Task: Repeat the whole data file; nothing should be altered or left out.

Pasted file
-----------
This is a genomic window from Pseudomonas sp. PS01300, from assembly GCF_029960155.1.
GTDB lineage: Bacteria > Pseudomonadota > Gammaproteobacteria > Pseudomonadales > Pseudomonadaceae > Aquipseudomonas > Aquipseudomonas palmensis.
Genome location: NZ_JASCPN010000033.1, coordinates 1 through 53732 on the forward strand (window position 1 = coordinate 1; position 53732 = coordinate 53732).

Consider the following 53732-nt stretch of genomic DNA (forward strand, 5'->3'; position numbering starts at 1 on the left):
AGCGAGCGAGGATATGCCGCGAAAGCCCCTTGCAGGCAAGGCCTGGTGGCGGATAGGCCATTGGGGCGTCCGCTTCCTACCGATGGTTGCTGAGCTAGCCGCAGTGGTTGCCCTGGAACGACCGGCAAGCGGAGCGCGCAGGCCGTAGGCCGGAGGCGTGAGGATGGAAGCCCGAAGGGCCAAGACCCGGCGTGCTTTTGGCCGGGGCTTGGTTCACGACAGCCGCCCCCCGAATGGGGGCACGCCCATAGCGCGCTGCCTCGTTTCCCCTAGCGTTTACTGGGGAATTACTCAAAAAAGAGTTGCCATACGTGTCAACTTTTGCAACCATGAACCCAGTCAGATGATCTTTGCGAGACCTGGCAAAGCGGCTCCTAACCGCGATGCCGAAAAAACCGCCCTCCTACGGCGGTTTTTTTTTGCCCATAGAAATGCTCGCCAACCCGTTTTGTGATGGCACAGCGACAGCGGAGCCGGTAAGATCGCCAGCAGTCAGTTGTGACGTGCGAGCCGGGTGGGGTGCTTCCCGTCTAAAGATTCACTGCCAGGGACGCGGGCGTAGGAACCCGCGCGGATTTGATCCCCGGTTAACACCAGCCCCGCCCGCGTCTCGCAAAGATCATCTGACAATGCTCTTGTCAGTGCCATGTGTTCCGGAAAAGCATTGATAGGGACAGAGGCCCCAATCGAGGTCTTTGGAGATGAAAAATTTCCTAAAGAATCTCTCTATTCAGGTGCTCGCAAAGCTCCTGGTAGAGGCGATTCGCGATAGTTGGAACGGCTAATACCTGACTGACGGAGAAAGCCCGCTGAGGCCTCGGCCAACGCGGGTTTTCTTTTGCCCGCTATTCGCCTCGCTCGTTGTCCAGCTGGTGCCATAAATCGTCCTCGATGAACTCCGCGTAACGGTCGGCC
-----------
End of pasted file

This is a genomic window from Pseudomonas sp. PS01300, from assembly GCF_029960155.1.
GTDB lineage: Bacteria > Pseudomonadota > Gammaproteobacteria > Pseudomonadales > Pseudomonadaceae > Aquipseudomonas > Aquipseudomonas palmensis.
Genome location: NZ_JASCPN010000033.1, coordinates 1 through 53732 on the forward strand (window position 1 = coordinate 1; position 53732 = coordinate 53732).

Consider the following 53732-nt stretch of genomic DNA (forward strand, 5'->3'; position numbering starts at 1 on the left):
AGCGAGCGAGGATATGCCGCGAAAGCCCCTTGCAGGCAAGGCCTGGTGGCGGATAGGCCATTGGGGCGTCCGCTTCCTACCGATGGTTGCTGAGCTAGCCGCAGTGGTTGCCCTGGAACGACCGGCAAGCGGAGCGCGCAGGCCGTAGGCCGGAGGCGTGAGGATGGAAGCCCGAAGGGCCAAGACCCGGCGTGCTTTTGGCCGGGGCTTGGTTCACGACAGCCGCCCCCCGAATGGGGGCACGCCCATAGCGCGCTGCCTCGTTTCCCCTAGCGTTTACTGGGGAATTACTCAAAAAAGAGTTGCCATACGTGTCAACTTTTGCAACCATGAACCCAGTCAGATGATCTTTGCGAGACCTGGCAAAGCGGCTCCTAACCGCGATGCCGAAAAAACCGCCCTCCTACGGCGGTTTTTTTTTGCCCATAGAAATGCTCGCCAACCCGTTTTGTGATGGCACAGCGACAGCGGAGCCGGTAAGATCGCCAGCAGTCAGTTGTGACGTGCGAGCCGGGTGGGGTGCTTCCCGTCTAAAGATTCACTGCCAGGGACGCGGGCGTAGGAACCCGCGCGGATTTGATCCCCGGTTAACACCAGCCCCGCCCGCGTCTCGCAAAGATCATCTGACAATGCTCTTGTCAGTGCCATGTGTTCCGGAAAAGCATTGATAGGGACAGAGGCCCCAATCGAGGTCTTTGGAGATGAAAAATTTCCTAAAGAATCTCTCTATTCAGGTGCTCGCAAAGCTCCTGGTAGAGGCGATTCGCGATAGTTGGAACGGCTAATACCTGACTGACGGAGAAAGCCCGCTGAGGCCTCGGCCAACGCGGGTTTTCTTTTGCCCGCTATTCGCCTCGCTCGTTGTCCAGCTGGTGCCATAAATCGTCCTCGATGAACTCCGCGTAACGGTCGGCC